Group stage at presentation was I (34.8%), II (46.1%) and III (18.1%), respectively. The majority of the tumours were invasive ductal carcinoma subtype (87.7%), whereas invasive lobular histology constituted 0.4%. The most common histological grade was II (42.3%), followed by III (38.8%) and I (10.7%). In all, 39% of the tumours had high Ki-67 index (≥20%) and 7% had multifocal disease. Lymphovascular invasion and involved margins were present in 32.6% and 2.4% of tumours, respectively.
Overall, 401 (80.7%) cases were of hormone-positive disease (either ER or PR). In total, 135 (27.1%) of breast cancers were HER2+. Breast cancer subtypes were distributed as follows: 35.4% luminal A, 37.6% luminal B, 6.8% HER2-amplified, 10.5% basal-like, and 9.7% unclassified.
Genetic test results were available in 13 cases at the time of data analysis. Five cases had documented negative results, while two patients had the BRCA1 mutation, two had the BRCA2 mutation, and four had variances of unknown significance.
Surgery and Adjuvant Treatments
Information about surgical and adjuvant oncological treatment are detailed in Table 1. All 497 patients underwent surgery. A total of 267 (53.7%) patients had mastectomy, while 230 (46.3%) received breast-conserving surgery. Axillary management included sentinel lymph node biopsy in 159 (32%), sentinel lymph node biopsy followed by axillary dissection in 55 (11.1%), and upfront axillary dissection in 279 (56.1%).
Table 2. Demographics and clinical and pathological characteristics (n = 497)
Among these patients, 390 (78.5%) patients underwent adjuvant radiotherapy. In all, 260 (52.3%) received local radiotherapy to either breast or the chest wall. A total of 127 (25.6%) patients underwent locoregional radiotherapy that included the supraclavicular fossa or axilla. Irradiation of the internal mammary chain was not a routine practice in our institution.
Overall, 423 (85.1%) cases received neoadjuvant and/or adjuvant chemotherapy, typically anthracycline or/and taxane-based. Anti-HER2 monoclonal antibody, trastuzumab, was administered to 54.8% HER2+ cases (74/135). We attempted to determine the rate of chemotherapy-related amenorrhoea (CRA), which was defined as amenorrhoea for ≥3 months during and within 12 months after the completion of adjuvant chemotherapy in this study. Of 423 cases undergoing chemotherapy, 150 (35.5%) developed CRA, and 200 (47.3%) did not experience CRA, while menstrual history was not available for 73 cases (17.3%). Of those who had CRA, 113 (75.3%) regained menstruation.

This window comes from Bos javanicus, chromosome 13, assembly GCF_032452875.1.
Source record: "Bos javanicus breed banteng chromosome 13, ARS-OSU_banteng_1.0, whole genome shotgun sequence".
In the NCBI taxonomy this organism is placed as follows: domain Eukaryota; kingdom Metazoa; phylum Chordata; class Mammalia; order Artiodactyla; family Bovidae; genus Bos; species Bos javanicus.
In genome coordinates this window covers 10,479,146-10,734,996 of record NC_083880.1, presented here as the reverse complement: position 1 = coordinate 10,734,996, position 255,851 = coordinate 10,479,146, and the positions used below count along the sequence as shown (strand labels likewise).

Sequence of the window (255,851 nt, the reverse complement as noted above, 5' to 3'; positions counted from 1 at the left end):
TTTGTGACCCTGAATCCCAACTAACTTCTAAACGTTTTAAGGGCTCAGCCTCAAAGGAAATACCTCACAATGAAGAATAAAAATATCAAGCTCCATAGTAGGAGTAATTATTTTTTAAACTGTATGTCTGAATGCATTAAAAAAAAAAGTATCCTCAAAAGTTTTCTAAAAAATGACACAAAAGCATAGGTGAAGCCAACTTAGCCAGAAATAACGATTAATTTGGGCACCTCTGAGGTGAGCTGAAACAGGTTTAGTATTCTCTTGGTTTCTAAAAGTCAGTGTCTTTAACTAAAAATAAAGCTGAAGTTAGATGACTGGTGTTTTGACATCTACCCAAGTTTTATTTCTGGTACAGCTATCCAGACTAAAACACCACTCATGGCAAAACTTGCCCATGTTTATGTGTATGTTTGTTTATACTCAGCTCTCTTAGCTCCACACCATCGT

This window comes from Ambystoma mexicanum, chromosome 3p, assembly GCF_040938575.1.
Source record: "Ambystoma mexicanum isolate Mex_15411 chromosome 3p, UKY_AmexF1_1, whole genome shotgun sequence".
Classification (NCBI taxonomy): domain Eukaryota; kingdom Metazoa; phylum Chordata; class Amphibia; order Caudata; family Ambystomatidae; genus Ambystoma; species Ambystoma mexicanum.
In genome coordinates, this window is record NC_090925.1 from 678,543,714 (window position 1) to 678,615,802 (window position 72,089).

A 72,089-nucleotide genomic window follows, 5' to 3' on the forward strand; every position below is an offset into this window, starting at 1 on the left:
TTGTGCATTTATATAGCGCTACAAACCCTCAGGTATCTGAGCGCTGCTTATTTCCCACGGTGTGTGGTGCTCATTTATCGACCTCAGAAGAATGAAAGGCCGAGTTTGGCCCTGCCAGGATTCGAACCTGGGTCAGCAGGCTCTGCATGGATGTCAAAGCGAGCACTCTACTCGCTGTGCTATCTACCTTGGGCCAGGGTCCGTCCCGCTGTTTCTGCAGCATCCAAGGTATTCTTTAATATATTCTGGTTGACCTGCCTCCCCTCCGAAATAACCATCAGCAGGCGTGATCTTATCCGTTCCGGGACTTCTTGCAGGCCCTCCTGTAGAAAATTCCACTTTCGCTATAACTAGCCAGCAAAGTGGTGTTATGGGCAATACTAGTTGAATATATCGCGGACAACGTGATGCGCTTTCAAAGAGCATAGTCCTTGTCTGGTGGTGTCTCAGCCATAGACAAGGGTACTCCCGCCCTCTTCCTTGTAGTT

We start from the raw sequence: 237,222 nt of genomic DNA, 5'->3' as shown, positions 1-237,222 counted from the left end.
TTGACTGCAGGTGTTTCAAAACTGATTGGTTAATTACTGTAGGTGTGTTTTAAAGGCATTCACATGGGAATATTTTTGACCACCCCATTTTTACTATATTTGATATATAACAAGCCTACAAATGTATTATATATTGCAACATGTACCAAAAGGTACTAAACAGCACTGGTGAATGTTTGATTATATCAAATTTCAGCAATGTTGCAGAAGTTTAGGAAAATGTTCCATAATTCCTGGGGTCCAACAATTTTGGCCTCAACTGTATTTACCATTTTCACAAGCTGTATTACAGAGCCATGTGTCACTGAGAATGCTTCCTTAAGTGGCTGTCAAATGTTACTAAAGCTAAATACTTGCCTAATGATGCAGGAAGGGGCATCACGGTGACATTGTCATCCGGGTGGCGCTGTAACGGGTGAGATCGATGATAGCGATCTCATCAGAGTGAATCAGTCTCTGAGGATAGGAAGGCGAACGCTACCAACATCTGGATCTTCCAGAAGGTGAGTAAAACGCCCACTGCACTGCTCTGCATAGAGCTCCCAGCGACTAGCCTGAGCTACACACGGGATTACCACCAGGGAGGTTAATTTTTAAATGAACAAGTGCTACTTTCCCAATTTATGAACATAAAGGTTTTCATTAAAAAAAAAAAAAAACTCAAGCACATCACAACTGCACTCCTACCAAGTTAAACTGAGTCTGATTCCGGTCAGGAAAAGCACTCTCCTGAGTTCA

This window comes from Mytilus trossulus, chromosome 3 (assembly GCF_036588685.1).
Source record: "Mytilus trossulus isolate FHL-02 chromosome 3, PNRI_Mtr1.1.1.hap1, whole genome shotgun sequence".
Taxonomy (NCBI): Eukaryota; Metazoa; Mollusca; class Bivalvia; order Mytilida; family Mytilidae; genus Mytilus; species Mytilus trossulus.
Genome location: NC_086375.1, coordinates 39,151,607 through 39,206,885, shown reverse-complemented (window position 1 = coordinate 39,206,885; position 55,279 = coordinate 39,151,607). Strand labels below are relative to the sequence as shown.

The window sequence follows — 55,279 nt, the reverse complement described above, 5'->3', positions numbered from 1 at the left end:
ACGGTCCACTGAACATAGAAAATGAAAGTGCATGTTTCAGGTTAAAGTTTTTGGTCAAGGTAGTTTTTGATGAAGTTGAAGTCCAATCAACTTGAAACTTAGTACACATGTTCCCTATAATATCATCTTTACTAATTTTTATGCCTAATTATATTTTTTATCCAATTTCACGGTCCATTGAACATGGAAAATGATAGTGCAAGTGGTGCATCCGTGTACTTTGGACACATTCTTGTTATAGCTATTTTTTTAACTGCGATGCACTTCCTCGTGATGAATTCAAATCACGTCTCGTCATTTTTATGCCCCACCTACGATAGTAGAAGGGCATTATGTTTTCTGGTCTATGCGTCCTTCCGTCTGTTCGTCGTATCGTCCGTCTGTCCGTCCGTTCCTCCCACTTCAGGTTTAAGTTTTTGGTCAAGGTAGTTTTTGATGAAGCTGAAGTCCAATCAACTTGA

Among the 401 cases with hormone-positive disease (ER or PR+), 365 (91%) received hormonal therapy. Most cases received tamoxifen for at least 5 years, whereas some also received extended tamoxifen for up to 10 years, which is the current standard of care for selected high-risk cases. However, the discontinuation rate of adjuvant endocrine treatment (excluding disease progression) was approximately 10.4% (38/365). The most common reasons were adverse effects (including hot flashes, mood swings, and vaginal dryness) or plans for pregnancy (needed interruption of treatment due to teratogenicity of tamoxifen).
Survival Outcomes and Relapse Pattern
Over a median follow-up time of 9.1 years (range, 0.5-15.4), 129 (26%) cases had disease recurrences and 80 (16.1%) patients had died at the time of data collection.
The relapse patterns and sites are presented in Table 3. In total, 16 (3.2%) cases developed isolated locoregional recurrence and 96 (19.3%) had distant metastases. Seventeen (3.4%) patients developed contralateral breast cancer. The most common sites of distant metastases were bone (n = 63), followed by lung or pleura (n = 58), and liver (n = 43).
Table 3. Recurrence pattern and sites (n = 497)
The survival curves of the overall population are shown in Figure 1. DFS at 5 years and 10 years was 82.1% and 74.3%, respectively. OS at 5 years and 10 years was 90.5% and 83.5%, respectively. Figure 2 depicts the stage-specific survivals. The survival outcomes for different breast cancer subtypes are illustrated in Figure 3; luminal A and B phenotypes had the best prognoses, followed by HER2+ disease, while basal-like tumours had the worst survival.
Figure 1. Survival of overall population: (a) disease-free survival (DFS), (b) overall survival (OS)